It did become apparent, particularly towards the end of McGrath's era in charge, that there was some tension between him and the noughties generation of Waterford players.
Ken McGrath's post-mortem analysis of Waterford's dismal 2019 campaign contained a few salty implications against Derek, even though he had stepped down the previous summer.
In his Irish Examiner column, Derek McGrath said his successor Paraic Fanning had been "led by a circle of ignorance around the Waterford hurling debate. This debate and conjecture has been fueled by a narrow-minded and lazy analysis of the team during my tenure, particularly by a section of ex-Waterford players."
Paul Flynn told RTÉ Sport this summer that certain comments, uttered during the McGrath regime, about not making the mistakes of the previous era of players, hadn't gone down well with veterans of the 1998-2010 period (though Flynn stressed that he wasn't one of those).
How have Waterford revived so stunningly? Perhaps the truth of the matter is that is they were never that bad in the first place.
In 2018, they were foiled by a chronic injury list and some appalling luck. The lack of a home venue was a major irritant too, though Waterford didn't exactly prosper when Walsh Park was made available (partly through the Kildare footballers' game-changing militancy) the following year.
Despite a healthy enough league campaign, where they lost the final to Limerick, and what was reported to be a productive training camp in April, the team imploded horribly in the summer.
The one-point home loss to Clare was perceived as a nasty slip-up but this proved the highlight of the championship, which reached its nadir when they were humiliated by Limerick in week three.
Flynn suggested that the down-year could be attributed to the difficulty involved in weaning Waterford away from a familiar style of play, and the players' ingrained tendency to revert to those patterns in championship.
McGrath, in his 'circle of ignorance' column, dismissed the narrative surrounding his tenure and indicated that one of Fanning's issues was he failed to shut out that noise.
There isn't too much rumination on Waterford's style under Cahill. Winning games tends to dampen the urge to discuss it.
The new manager shocked the Waterford public by dropping three-time All-Star Noel Connors, as well as Maurice Shanahan from the panel.
By way of explanation, he said "the type of game I'm going to play in the coming year is going to involve fellas being able to get around the field." We've seen some evidence of that since.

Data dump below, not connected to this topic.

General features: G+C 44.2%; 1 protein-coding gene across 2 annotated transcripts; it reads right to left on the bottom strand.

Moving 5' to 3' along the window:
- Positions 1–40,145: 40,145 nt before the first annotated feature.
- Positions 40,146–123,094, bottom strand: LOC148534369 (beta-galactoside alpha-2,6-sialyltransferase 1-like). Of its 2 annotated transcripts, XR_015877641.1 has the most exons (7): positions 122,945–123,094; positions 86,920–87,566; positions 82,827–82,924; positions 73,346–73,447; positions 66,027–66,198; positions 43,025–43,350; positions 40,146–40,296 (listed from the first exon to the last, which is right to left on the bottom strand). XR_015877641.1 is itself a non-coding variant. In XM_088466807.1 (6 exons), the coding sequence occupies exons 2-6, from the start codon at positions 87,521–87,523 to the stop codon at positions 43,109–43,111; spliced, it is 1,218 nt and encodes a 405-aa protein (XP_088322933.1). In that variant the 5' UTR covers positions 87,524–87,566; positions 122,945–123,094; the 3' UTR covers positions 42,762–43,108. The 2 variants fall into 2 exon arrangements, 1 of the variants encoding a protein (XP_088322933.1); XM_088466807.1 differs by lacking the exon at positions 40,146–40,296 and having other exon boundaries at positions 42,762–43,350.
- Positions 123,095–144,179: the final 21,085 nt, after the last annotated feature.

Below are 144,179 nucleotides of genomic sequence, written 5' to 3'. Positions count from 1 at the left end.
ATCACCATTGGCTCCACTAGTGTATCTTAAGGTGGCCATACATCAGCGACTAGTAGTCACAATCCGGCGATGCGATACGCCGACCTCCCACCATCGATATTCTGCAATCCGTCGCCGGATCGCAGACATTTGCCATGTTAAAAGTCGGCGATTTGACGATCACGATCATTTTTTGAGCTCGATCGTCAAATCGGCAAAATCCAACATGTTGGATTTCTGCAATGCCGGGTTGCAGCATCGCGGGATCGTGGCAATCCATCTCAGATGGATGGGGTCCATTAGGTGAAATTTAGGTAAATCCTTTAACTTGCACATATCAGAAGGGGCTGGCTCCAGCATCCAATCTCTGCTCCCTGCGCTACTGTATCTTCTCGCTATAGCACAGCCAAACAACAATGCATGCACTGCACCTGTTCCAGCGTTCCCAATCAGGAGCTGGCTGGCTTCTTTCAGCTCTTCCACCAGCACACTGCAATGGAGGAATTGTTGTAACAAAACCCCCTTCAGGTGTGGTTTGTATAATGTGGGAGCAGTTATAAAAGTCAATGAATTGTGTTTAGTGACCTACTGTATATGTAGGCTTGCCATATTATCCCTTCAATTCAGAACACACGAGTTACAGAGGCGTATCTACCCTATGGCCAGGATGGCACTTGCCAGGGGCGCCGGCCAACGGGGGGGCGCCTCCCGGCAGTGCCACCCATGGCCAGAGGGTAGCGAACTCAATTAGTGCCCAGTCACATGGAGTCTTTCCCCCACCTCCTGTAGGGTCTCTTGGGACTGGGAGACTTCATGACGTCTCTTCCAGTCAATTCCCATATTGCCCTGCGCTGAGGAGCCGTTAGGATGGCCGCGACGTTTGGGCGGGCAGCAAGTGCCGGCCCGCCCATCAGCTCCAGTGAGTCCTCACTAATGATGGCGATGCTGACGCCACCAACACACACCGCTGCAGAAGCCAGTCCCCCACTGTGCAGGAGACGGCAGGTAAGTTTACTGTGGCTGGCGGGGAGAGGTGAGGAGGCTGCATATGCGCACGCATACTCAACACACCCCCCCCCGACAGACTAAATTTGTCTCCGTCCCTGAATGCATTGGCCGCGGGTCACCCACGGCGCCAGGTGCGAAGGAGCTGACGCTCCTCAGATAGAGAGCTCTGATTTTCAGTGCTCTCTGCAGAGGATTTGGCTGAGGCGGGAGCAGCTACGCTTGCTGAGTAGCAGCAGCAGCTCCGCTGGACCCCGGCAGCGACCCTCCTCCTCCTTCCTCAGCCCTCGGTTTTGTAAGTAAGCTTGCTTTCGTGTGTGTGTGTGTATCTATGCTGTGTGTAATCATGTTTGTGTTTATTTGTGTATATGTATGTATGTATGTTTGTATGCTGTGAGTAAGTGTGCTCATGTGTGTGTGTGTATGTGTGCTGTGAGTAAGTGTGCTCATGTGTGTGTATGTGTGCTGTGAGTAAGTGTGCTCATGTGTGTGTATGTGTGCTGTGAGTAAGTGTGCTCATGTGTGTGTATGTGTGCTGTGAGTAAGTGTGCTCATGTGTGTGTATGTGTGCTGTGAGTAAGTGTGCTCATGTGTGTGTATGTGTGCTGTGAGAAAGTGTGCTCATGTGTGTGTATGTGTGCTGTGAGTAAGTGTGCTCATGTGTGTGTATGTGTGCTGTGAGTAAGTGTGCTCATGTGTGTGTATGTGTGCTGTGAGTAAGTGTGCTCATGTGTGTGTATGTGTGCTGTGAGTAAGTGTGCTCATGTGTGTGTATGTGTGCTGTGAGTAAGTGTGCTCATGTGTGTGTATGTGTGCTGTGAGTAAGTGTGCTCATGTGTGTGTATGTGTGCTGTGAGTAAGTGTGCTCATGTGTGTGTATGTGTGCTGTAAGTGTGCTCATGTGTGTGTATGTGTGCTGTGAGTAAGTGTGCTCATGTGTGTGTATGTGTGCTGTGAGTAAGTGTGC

Crucially, new players have emerged. There has a surprisingly high turnover - albeit with injuries playing into this - with the side who beat Kilkenny containing only six starters from Waterford's last All-Ireland semi-final victory in 2017.
Ex-Meath player Jack Fagan has been a ball-winning colossus on puckouts, gimlet-eyed Dessie Hutchinson has added a new dimension to the inside-forward line, while Calum Lyons has blossomed further after being thrown into a challenging situation in last year's round robin nightmare.
Even more importantly, the older players, De Burca, Bennett, Barron and Gleeson, the latter after shipping much baffled criticism, seem re-born.
There has been plenty of assertion that Cahill has allowed the self-expression of the noughties to return.
McGrath, by contrast, says they are still attacking and defending in waves as this team have done for a number of years and that 2019 and 2020 together show that an unorthodox, flexible approach suits this team.
Waterford's dramatic return to form after two listless years, having ranked possibly eighth or ninth in the pecking order at the outset, is a testament to this new, democratic era in hurling. The potential was always there.
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Watch the All-Ireland senior hurling final between Limerick and Waterford and the Joe McDonagh Cup final between Antrim and Kerry live on RTÉ2 from 12.30pm Sunday, listen to live commentary on RTÉ Radio 1 or follow our live blog on RTÉ Sport Online and the RTÉ News app. Highlights on The Sunday Game (9.30pm RTÉ2).